SEOUL, June 2 (Korea Bizwire) – A new survey suggests over six in ten South Koreans do not wear a dust mask even on days when fine dust levels are reported as being harmful.
According to a survey conducted by Gallup Korea in celebration of World Environment Day next Monday, only 37 percent of the respondents said they wear a mask when a fine dust warning is issued, leaving more than six in ten people exposed to the harmful effects of fine dust particles on their health.
When broken down by the gender, women were more likely to wear a mask than men, as 46 percent of the female respondents said they do while only 27 percent of their male counterparts answered similarly.
When asked what puts people off wearing a dust mask, nearly 20 percent of the 628 respondents who tend to opt out of wearing one said they are uncomfortable to wear, while 13 percent said wearing one is bothersome.
The survey also revealed that 12 percent of the respondents holding a negative view of the dust mask said they don’t feel like it’s necessary to wear one.
The survey, which was conducted based on a sample of 1,300 respondents aged over 19 in South Korea, also revealed over eight in 10 people feel they have experienced inconvenience due to the growing problem of airborne fine dust.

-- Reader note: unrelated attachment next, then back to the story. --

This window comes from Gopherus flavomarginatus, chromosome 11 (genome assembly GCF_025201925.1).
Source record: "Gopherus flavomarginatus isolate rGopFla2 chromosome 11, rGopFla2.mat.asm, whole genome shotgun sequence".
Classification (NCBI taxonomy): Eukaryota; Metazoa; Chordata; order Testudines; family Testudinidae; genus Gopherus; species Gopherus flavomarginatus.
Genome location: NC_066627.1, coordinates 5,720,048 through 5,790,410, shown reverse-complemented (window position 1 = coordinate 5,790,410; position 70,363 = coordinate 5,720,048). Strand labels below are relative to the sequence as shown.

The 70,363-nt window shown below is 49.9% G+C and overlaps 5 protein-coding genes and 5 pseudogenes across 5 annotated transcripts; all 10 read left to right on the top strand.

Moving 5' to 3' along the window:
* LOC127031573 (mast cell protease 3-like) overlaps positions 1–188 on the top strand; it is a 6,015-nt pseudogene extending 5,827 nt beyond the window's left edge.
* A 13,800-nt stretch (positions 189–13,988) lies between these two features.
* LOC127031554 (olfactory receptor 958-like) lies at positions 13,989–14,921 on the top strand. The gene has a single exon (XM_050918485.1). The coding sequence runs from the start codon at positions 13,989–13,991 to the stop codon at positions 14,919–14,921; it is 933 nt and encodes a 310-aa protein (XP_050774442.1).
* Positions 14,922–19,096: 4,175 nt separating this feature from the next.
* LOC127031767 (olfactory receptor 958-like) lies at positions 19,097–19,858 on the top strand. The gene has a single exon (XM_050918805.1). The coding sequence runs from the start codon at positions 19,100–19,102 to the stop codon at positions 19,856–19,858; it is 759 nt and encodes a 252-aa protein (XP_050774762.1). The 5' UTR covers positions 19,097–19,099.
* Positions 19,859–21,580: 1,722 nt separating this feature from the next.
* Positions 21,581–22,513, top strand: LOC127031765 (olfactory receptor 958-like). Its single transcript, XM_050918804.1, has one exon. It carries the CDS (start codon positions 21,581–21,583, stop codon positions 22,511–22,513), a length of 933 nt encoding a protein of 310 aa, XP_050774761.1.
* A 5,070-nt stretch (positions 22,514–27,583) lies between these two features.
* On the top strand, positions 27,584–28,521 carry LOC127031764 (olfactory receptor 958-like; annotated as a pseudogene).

Among the 82 percent who said they have been affected by fine dust issues one way or another, 57 percent said they were severely affected while 25 percent said they were somewhat affected by the growing problems of fine dust in the country.
Over four in ten people said they refrain from going out when fine dust levels are high.
When broken down by occupation, homemakers were most likely to stay at home when severe fine dust warnings are issued, with nearly 70 percent falling under the category.
On the other hand, only 24 percent of both blue-collar workers and students said they stay in when fine dust warnings are issued.
Amid growing concerns over fine dust, nearly four in ten households have an air purifier, according to the Gallup survey, up 250 percent from 11 years ago when the figure stood at 15 percent.
Hyunsu Yim (firstname.lastname@example.org)